The 2020 Cost of Living Adjustment (COLA) increase for the 68 million Americans who rely on Social Security, VA disability, military retirees and other government benefits will be 1.6%. An increase is good news but a modest increase compared to last year’s 2.8%. COLA increases are based on the inflation measurement period of the 3rd quarter (July, August, and September) compared to the previous 3rd quarter.
#BREAKING! Nearly 69 million Americans will get a 1.6% increase in monthly #SocialSecurity and #SSI benefits in 2020. Check #SocialSecurityMatters later this morning for more information: https://t.co/BDNvNs2Opi #COLA #2020COLA
— Social Security (@SocialSecurity) October 10, 2019
“The 1.6 percent cost-of-living adjustment (COLA) will begin with benefits payable to more than 63 million Social Security beneficiaries in January 2020. Increased payments to more than 8 million SSI beneficiaries will begin on December 31, 2019. ” ~ SSA statement
The 2019 Cost of Living Adjustment (COLA) saw a 2.8% increase based on the final CPI calculations for the 3rd quarter inflation measurement period. This was the largest COLA increase since 2011 when it was 3.6%. Last years increase was 2%.
2020 COLA (Cost-of-Living Adjustments) Increase Watch
Reasons for COLA Increase in 2020
- July & August, the two of the three measurement months, reported a 1.60% increase year over year.
- The 2019 Q2 CPI-W increased by 1.68% year over year. While this increase does not count towards the 2020 COLA measurement it is a positive sign towards another COLA increase.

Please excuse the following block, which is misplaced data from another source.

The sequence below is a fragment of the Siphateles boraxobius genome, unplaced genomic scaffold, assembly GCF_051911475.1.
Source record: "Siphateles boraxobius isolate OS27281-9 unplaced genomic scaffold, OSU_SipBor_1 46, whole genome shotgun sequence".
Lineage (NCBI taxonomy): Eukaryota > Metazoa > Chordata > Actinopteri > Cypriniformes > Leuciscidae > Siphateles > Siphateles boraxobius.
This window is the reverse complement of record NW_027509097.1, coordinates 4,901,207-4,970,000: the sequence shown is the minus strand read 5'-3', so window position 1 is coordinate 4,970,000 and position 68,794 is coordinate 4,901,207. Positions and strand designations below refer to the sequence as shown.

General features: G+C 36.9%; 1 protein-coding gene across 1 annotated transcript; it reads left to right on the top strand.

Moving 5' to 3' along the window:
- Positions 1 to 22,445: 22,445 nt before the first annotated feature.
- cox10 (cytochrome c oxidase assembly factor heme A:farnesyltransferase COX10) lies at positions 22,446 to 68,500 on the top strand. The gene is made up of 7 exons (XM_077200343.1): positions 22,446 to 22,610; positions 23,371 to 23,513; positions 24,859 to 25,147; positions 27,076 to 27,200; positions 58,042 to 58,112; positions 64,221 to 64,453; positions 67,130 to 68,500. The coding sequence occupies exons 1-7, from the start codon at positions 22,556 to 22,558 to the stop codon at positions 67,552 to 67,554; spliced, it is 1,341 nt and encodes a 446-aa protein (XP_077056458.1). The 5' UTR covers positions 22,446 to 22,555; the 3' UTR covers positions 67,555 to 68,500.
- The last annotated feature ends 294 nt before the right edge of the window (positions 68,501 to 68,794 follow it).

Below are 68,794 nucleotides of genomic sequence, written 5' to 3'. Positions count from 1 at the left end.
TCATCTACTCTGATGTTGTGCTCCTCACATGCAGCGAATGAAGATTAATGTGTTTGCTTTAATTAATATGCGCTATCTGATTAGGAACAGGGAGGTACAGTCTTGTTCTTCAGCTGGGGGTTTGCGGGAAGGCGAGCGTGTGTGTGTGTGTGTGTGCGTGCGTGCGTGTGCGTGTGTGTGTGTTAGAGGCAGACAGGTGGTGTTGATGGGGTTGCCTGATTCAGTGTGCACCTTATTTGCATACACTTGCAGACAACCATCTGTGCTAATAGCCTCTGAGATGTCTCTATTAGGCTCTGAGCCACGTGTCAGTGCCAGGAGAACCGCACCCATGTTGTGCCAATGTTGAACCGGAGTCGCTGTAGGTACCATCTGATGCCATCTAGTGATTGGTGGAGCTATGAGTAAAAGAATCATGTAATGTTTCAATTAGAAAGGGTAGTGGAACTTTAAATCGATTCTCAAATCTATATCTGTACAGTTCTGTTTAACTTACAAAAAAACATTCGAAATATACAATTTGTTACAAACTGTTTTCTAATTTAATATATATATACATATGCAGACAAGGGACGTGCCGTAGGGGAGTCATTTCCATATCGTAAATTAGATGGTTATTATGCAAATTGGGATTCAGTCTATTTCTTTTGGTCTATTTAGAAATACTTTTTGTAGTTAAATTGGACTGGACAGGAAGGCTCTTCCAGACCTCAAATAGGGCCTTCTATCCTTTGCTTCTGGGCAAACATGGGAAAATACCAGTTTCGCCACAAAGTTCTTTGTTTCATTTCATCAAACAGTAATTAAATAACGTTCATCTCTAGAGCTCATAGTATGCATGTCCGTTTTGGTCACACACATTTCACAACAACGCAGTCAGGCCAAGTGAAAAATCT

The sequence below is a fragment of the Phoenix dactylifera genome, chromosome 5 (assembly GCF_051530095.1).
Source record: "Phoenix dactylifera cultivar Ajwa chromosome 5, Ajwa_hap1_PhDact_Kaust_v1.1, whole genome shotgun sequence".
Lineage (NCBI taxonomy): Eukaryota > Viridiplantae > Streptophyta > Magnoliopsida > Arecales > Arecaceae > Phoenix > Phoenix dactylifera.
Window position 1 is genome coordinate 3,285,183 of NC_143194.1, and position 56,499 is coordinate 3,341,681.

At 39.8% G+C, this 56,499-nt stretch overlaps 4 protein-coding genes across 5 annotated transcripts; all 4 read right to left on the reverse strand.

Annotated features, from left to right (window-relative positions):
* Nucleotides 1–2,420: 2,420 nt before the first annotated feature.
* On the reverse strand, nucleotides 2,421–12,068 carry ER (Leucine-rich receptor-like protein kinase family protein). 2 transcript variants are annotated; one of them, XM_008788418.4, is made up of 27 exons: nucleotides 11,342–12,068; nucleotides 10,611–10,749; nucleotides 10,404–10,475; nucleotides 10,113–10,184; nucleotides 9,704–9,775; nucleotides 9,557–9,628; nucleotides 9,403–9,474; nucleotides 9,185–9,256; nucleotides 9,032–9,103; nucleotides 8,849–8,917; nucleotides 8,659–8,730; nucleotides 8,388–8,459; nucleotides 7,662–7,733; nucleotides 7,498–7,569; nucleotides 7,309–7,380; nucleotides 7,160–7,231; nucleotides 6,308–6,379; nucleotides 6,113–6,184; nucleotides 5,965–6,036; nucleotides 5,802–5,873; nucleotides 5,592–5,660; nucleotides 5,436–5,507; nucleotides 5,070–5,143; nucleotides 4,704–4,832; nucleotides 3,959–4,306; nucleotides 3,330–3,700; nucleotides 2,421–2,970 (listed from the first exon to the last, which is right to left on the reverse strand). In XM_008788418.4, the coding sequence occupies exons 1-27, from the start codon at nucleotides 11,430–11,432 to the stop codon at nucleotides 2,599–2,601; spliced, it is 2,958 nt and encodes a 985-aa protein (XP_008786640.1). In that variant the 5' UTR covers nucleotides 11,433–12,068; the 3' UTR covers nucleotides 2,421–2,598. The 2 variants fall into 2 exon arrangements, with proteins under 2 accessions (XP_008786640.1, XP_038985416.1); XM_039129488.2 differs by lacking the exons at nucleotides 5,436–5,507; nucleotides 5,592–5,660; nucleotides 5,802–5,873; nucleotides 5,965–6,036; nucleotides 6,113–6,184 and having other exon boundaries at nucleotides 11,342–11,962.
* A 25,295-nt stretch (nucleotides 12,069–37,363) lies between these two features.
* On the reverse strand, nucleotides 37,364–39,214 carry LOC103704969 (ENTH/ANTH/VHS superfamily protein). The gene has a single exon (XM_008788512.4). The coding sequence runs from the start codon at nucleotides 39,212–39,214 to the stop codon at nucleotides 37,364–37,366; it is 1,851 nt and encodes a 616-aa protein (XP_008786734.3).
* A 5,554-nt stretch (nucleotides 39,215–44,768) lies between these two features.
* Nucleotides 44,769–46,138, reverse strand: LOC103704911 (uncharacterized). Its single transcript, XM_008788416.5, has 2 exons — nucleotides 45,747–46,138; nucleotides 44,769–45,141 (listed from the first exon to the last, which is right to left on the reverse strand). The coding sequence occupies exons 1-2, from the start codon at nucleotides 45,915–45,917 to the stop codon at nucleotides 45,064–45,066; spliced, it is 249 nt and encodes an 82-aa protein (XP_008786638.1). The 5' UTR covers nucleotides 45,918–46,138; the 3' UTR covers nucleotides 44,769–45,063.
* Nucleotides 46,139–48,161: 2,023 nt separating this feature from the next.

- Oil and gas prices increased since the Trump administration announced it would not renew waivers that allowed countries to buy Iranian oil without facing U.S. Sanctions. Gas, which many retirees would argue is an unfair measurement, factors heavily into the COLA formula.
- Tariffs from the U.S.-China tiff could lift the price of goods which is recognized in a higher CPI-W.
Reasons for a Lower Than Expected COLA Increase in 2020
- Economic growth is expected to slow in 2019 without the benefit of additional tax cuts or other stimulus with the Democrats now having control of the House.
- Rising gasoline prices contributed to an increase in the CPI-W this year but more recently gasoline prices have flattened or even fallen.
- The CPI-W spiked early this year which based on historical trends can lead to periods of smaller gains as we head into the Q3 CPI-W measurement period.
2019 Cola Effective & Payment Dates:
- Retired military veterans, VA rates for compensation and pension for disabled veterans and surviving families will be effective December 1, 2018 and will be reflected on the first check to be paid on December 31, 2018.
- Social Security benefits will be effective beginning with the December 2018 benefits, which are payable in January 2019.
- Federal SSI & SSDI payment levels will be effective for payments made for January 2019.
Why a COLA Increase May Not Help Social Security Recipients
If Medicare climbs at an equivalent or higher rate any increase may be offset by medicare care premiums. Additional senior citizen household spending has typically outpaced COLA because the measurement to determine COLA doesn’t reflect the expenses that impact seniors most, like healthcare (not a heavy COLA calculation) and gas (a heavy COLA calculation).
Will Chained CPI Replace CPI-W?